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OK. He is not exactly the prototype all-American boy. "Parent's Magazine" is not doing a feature story on him here this week. He isn't an Eagle Scout, or a college graduate for that matter - although he was the first person in his family to graduate from high school. And that was mainly because the principal of

his high school, a huge man named Vurdell Newsome, took him out in the hall one day, grabbed him by the neck, and said, "You WILL get a passing grade!" in a Spanish class that was going to make or break his diploma.Newsome was kind enough this past week to point out to a TV crew that had visited Edison High in Fresno, Calif., the approximate spot on the wall to where he elevated young Elbert Woods, also known as Ickey.

"I told him to straighten up," said Newsome.

The TV crew was in Fresno because there's a lot of interest in Ickey Woods as Super Bowl XXIII approaches Sunday here in Joe Robbie Stadium. Woods is the Cincinnati Bengals running back who does the Ickey Shuffle after scoring touchdowns. He is this year's Refrigerator Perry. The Guy Getting All The Attention. Maybe you've seen him on TV lately, doing the Shuffle with his mom, Sylvia Taylor, on an Oldsmobile commercial, which wasn't a bad score in and of itself.

Sylvia is the one in the ad wearing the surprised look, perhaps even astonished. In earlier years, she spent a lot of time telling Elbert to shape up, and she didn't mean so he could play running back one day for the Bengals.

Ickey (the nickname is a derivation from his older brother's infant pronunciation of Elbert, which was reduced to "E-E") had a tendency to go with, you know, the flow. He grew up in the West Fresno projects, and he wasn't the sort of kid who always ate his vegetables. As for sports, they kept him busy, but not too busy. Blessed with bigness (6-1, 195 in high school - 6-1, 237 now) he was a teenage star sometimes. Other times he was breaking curfew. Fresno State, the local college with a ringside view, didn't risk a scholarship offer on Ickey even after Edison betsowed his degree.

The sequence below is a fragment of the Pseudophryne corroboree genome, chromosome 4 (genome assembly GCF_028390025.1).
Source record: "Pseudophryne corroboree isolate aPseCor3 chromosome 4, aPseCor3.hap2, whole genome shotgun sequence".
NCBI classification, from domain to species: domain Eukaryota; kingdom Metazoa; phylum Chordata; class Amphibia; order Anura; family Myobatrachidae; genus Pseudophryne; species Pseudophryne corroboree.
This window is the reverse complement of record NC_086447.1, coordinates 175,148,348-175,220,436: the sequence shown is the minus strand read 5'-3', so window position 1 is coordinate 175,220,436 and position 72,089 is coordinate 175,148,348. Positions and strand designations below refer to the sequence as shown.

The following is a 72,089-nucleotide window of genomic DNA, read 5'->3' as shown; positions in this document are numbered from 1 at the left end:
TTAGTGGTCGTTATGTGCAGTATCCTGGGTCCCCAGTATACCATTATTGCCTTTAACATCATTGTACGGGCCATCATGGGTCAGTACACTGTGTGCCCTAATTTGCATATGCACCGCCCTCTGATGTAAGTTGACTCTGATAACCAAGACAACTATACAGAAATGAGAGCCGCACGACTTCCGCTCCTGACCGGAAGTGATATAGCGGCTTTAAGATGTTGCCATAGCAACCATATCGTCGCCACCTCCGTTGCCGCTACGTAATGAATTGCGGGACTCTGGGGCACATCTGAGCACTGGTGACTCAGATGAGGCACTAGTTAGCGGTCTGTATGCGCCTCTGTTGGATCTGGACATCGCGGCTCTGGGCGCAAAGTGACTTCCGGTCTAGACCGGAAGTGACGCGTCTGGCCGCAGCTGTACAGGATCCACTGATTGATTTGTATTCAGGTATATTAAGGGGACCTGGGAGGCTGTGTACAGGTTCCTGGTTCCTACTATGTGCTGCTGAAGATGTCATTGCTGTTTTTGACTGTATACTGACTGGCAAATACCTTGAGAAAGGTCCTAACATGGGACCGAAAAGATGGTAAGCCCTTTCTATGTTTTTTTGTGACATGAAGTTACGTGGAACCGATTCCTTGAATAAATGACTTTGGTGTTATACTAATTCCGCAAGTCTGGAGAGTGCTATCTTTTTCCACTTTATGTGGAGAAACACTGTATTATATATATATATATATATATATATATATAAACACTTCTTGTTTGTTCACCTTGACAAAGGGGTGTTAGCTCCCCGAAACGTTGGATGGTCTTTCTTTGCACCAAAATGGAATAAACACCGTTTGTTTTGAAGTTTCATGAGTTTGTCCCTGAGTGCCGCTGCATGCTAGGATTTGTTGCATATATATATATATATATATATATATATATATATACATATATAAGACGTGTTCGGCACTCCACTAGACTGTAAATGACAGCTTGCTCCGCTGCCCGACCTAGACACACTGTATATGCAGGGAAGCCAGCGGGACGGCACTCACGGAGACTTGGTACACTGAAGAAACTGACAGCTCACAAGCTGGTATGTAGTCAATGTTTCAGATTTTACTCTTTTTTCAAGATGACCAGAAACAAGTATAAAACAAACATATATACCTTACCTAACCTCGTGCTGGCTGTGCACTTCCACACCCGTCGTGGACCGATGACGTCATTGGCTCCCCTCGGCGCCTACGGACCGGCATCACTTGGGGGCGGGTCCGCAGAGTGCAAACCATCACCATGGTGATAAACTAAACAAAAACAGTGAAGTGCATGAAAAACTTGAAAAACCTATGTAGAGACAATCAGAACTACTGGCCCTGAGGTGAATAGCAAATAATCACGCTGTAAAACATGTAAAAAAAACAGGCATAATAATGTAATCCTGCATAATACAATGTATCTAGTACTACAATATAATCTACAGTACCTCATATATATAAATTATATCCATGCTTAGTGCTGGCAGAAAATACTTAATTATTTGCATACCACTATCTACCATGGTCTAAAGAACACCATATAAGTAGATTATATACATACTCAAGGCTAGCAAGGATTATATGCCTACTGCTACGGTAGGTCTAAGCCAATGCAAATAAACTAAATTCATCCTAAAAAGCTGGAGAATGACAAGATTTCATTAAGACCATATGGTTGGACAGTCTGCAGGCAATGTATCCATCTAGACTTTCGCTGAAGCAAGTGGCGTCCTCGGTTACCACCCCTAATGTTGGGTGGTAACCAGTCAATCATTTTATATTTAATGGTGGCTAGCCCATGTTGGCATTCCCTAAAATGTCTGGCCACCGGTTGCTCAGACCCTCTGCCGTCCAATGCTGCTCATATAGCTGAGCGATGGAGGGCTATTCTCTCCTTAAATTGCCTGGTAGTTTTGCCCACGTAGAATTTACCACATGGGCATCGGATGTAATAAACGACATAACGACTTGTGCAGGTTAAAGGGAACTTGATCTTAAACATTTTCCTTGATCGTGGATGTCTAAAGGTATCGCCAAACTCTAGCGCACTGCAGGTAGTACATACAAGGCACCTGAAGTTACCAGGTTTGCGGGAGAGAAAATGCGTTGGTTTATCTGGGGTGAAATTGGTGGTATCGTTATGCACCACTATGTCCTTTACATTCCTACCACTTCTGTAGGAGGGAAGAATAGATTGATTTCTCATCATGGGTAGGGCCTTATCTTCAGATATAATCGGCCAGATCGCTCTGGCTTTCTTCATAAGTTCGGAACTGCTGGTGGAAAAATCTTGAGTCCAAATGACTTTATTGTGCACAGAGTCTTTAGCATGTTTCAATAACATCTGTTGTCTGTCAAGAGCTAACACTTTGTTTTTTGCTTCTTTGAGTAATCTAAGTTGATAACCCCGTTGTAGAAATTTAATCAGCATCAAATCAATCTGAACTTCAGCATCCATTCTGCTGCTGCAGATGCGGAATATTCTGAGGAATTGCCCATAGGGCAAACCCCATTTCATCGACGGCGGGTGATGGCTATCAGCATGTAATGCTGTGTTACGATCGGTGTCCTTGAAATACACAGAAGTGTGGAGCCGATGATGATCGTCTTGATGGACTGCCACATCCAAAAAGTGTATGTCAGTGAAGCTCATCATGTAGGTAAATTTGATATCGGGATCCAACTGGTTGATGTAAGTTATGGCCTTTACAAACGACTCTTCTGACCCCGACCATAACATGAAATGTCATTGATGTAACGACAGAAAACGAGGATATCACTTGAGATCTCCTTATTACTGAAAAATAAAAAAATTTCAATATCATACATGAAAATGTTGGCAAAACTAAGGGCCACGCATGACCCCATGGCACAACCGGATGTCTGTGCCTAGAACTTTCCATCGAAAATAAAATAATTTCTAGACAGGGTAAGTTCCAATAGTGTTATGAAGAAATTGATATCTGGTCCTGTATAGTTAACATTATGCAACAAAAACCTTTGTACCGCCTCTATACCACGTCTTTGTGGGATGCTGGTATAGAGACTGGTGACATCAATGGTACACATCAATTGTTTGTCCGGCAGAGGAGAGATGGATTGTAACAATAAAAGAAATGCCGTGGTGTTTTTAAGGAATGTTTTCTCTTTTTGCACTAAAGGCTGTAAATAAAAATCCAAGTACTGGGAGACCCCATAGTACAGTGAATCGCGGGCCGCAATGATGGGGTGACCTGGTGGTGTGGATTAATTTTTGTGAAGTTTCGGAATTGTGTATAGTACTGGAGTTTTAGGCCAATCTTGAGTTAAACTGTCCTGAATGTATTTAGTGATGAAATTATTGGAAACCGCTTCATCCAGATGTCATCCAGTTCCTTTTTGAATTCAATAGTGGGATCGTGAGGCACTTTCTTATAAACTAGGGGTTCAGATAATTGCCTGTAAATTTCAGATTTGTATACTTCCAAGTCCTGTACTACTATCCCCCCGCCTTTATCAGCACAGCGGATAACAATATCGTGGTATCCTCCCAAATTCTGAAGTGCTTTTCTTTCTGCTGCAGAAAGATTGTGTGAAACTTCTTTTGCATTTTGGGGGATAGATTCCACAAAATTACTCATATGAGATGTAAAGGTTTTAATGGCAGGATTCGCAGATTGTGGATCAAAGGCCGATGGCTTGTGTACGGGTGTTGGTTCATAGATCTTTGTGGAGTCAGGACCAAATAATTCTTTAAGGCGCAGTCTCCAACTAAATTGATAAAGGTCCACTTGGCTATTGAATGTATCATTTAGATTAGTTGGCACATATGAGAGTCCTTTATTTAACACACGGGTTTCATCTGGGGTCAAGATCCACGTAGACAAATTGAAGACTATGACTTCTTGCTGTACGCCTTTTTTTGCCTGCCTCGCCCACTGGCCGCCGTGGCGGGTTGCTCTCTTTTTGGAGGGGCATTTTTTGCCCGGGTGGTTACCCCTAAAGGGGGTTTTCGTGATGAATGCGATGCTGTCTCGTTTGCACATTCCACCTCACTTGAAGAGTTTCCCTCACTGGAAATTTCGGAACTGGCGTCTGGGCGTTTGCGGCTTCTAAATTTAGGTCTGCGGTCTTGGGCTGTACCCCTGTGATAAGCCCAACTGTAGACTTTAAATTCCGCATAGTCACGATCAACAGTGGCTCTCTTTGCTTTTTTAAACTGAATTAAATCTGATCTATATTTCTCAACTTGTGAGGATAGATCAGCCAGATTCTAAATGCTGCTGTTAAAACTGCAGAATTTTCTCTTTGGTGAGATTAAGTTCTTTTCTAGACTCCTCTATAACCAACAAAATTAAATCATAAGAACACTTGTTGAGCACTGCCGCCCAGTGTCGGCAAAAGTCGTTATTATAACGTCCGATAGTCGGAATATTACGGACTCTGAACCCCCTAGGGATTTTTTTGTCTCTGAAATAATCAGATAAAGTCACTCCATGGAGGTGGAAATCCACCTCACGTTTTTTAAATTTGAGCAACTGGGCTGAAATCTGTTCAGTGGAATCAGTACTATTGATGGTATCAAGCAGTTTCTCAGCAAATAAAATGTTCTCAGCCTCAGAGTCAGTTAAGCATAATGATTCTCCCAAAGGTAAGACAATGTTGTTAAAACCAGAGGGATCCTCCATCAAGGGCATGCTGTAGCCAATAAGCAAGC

The only college that did was Nevada-Las Vegas, after a Rebel scout saw Woods in a high school all-star game and persuaded UNLV to take a gamble. For three seasons at UNLV Ickey remained inconsistent and developed a long and lasting relationship with the end of the bench.

Nobody saw him score in those days, or shuffle either.

But he was inspired to change his ways by the death of a UNLV teammate, Andre Hull, just prior to his senior year. Hull was shot 12 times and stabbed 17 times in a drug-related murder in Fresno - and that, ironically, sobered Ickey into a hustling and productive senior season, during which he led the nation in rushing.

The Bengals duly took notice, selecting him early in the second round of the college draft.

This was just last summer. The rest is quick Madison Avenue history. Ickey became the bruising type running back the Bengals needed, and Ickey became the gimmick advertisers needed.

They have converged at the Miami Super Bowl. Triumphantly. Ickey's agent said this week that Ickey Enterprises will do at least $1 million in endorsements this offseason - an amount that will double Ickey's $500,000 first-year income from Cincinnati.

This man is hot. Everybody's doing the Ickey Shuffle . . . the Ickey 'Do - a hairstyle patterned after Ickey's sweptback ponytail - has replaced The Boz as the 'Do of the Day . . . and nobody in the NFL is in more demand for personal appearances than Ickey. He may even take up golf.

He is the rage of the age. A sensation that's sweeping the nation. And he did it without having to cut his ponytail, or change his nickname, or work himself to the bone, or any of that heavy discipline stuff. Elbert Woods did it his way - which no doubt accounts for his customized victory shuffle after every TD - and also accounts for his mother's enduring incredulity. If he can't quite believe it, well, neither can she.